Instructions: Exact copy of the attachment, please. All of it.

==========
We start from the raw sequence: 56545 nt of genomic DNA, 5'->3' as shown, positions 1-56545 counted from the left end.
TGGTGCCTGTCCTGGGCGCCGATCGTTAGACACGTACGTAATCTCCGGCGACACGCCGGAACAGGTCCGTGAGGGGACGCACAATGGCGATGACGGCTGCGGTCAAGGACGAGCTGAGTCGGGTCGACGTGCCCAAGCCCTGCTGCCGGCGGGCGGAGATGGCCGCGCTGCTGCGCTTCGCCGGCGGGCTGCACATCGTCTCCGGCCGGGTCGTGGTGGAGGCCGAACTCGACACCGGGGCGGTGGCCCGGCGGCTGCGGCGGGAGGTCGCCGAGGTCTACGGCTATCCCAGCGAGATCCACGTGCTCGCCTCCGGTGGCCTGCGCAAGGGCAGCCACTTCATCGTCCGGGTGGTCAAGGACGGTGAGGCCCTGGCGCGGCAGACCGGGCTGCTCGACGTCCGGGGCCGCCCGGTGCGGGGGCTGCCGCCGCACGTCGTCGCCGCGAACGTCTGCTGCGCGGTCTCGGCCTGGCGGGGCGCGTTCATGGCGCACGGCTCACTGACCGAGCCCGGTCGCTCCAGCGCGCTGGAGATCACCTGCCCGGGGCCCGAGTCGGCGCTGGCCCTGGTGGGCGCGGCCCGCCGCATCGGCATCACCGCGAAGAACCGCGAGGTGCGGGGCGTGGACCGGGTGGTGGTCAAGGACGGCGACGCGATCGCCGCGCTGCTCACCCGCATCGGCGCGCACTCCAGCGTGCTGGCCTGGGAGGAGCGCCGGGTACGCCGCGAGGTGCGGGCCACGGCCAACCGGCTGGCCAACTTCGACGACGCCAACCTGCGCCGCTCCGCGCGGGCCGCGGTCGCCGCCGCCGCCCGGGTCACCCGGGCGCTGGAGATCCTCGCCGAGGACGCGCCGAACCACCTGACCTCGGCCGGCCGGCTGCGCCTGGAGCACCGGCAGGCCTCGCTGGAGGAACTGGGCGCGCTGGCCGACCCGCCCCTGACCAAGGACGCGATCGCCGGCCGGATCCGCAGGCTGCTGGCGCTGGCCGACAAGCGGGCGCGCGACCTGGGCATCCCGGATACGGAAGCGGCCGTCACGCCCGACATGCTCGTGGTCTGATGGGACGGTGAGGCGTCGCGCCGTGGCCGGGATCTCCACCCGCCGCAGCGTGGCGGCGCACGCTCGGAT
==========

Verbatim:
We start from the raw sequence: 56545 nt of genomic DNA, 5'->3' as shown, positions 1-56545 counted from the left end.
TGGTGCCTGTCCTGGGCGCCGATCGTTAGACACGTACGTAATCTCCGGCGACACGCCGGAACAGGTCCGTGAGGGGACGCACAATGGCGATGACGGCTGCGGTCAAGGACGAGCTGAGTCGGGTCGACGTGCCCAAGCCCTGCTGCCGGCGGGCGGAGATGGCCGCGCTGCTGCGCTTCGCCGGCGGGCTGCACATCGTCTCCGGCCGGGTCGTGGTGGAGGCCGAACTCGACACCGGGGCGGTGGCCCGGCGGCTGCGGCGGGAGGTCGCCGAGGTCTACGGCTATCCCAGCGAGATCCACGTGCTCGCCTCCGGTGGCCTGCGCAAGGGCAGCCACTTCATCGTCCGGGTGGTCAAGGACGGTGAGGCCCTGGCGCGGCAGACCGGGCTGCTCGACGTCCGGGGCCGCCCGGTGCGGGGGCTGCCGCCGCACGTCGTCGCCGCGAACGTCTGCTGCGCGGTCTCGGCCTGGCGGGGCGCGTTCATGGCGCACGGCTCACTGACCGAGCCCGGTCGCTCCAGCGCGCTGGAGATCACCTGCCCGGGGCCCGAGTCGGCGCTGGCCCTGGTGGGCGCGGCCCGCCGCATCGGCATCACCGCGAAGAACCGCGAGGTGCGGGGCGTGGACCGGGTGGTGGTCAAGGACGGCGACGCGATCGCCGCGCTGCTCACCCGCATCGGCGCGCACTCCAGCGTGCTGGCCTGGGAGGAGCGCCGGGTACGCCGCGAGGTGCGGGCCACGGCCAACCGGCTGGCCAACTTCGACGACGCCAACCTGCGCCGCTCCGCGCGGGCCGCGGTCGCCGCCGCCGCCCGGGTCACCCGGGCGCTGGAGATCCTCGCCGAGGACGCGCCGAACCACCTGACCTCGGCCGGCCGGCTGCGCCTGGAGCACCGGCAGGCCTCGCTGGAGGAACTGGGCGCGCTGGCCGACCCGCCCCTGACCAAGGACGCGATCGCCGGCCGGATCCGCAGGCTGCTGGCGCTGGCCGACAAGCGGGCGCGCGACCTGGGCATCCCGGATACGGAAGCGGCCGTCACGCCCGACATGCTCGTGGTCTGATGGGACGGTGAGGCGTCGCGCCGTGGCCGGGATCTCCACCCGCCGCAGCGTGGCGGCGCACGCTCGGAT